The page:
Crossing the borders

As another big accountancy firm moves into legal territory, Roger Trapp looks at the attractions of multi-disciplinary practices
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It took a while. But in the end few were surprised when it emerged that the Big Six accountancy firm Price Waterhouse was planning to follow Arthur Andersen in setting up an associated law practice. PW and its rivals had, after all, been massing troops in the form of recruits from City law firms for some time. Most of these were engaged in various forms of support for accountants rather than true legal work, but it was an open secret that Andersen's venture with Garrett & Co would not have the field to itself for ever.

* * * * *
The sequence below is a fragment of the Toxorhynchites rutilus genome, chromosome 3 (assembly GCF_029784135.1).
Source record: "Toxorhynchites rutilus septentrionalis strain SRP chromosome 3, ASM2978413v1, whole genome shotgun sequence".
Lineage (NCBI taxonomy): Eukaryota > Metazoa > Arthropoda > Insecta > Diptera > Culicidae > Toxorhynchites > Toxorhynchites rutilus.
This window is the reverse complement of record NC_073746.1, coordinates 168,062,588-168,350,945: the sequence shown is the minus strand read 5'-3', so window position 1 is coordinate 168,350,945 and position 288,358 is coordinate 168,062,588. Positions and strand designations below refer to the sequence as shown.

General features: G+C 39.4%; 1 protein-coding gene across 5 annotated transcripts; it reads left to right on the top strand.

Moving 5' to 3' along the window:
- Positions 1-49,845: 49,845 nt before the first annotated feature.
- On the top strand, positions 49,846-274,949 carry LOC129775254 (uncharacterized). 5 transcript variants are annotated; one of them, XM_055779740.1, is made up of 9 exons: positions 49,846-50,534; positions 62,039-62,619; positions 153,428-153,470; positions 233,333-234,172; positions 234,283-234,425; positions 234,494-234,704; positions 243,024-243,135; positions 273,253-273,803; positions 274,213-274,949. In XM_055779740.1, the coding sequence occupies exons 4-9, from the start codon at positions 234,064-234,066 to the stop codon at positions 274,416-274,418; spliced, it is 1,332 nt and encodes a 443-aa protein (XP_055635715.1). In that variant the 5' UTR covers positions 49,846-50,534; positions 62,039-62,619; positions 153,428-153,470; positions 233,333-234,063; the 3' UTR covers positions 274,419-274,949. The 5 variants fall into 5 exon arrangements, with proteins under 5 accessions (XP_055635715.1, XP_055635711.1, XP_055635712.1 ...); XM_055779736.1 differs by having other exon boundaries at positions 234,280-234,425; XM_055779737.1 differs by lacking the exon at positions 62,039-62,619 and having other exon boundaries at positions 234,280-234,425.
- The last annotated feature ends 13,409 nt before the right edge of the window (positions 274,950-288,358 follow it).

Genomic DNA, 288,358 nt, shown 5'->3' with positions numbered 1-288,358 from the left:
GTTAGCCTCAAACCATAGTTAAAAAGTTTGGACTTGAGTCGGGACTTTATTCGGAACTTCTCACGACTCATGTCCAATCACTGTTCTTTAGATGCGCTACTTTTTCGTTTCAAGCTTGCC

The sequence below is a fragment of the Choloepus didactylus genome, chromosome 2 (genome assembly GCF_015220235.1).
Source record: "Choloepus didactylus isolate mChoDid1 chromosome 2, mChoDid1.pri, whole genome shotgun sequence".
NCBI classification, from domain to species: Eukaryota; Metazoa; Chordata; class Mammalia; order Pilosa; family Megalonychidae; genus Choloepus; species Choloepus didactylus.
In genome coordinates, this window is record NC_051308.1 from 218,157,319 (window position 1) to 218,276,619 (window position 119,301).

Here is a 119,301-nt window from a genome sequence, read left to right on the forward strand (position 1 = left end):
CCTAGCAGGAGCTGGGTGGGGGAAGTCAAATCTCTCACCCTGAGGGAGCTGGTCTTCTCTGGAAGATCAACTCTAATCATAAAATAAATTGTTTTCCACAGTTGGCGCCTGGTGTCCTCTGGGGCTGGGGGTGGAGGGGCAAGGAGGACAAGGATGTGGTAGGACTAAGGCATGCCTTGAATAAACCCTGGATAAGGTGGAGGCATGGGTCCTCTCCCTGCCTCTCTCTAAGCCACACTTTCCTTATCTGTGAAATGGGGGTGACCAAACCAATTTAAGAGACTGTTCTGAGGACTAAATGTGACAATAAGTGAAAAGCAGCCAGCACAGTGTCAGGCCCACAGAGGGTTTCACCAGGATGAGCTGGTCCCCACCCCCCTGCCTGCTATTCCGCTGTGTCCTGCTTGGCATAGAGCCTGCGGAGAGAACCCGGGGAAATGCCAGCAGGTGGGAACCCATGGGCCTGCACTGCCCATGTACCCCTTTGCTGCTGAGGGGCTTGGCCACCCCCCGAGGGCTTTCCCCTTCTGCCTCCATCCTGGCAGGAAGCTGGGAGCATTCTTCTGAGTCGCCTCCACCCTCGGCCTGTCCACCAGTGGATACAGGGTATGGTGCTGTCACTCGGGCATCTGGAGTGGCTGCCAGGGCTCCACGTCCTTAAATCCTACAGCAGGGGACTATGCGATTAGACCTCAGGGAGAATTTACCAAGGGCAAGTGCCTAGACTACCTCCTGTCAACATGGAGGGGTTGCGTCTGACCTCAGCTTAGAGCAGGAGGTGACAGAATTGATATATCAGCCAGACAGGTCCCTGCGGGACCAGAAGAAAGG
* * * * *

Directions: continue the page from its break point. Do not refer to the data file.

Given that accountants claim to be increasingly worried about the threat of negligence claims, it might seem odd for them to seek to move into a field that is generally reckoned to be the next target for litigants. But the law holds certain attractions for accountants.

First, there is a perception that the profession offers more opportunities for "value-added" assignments. This is especially appealing for people who have seen their central activity - audit - largely become a commodity, with clients reluctant to value it as anything other than something they have to have done for legal reasons.

Second, such a push fits with similar moves they have been making on merchant banks in corporate finance. Counting on the banks' lack of interest in the lower end of this field, they have made rapid progress in advising on management buyouts and flotations in particular.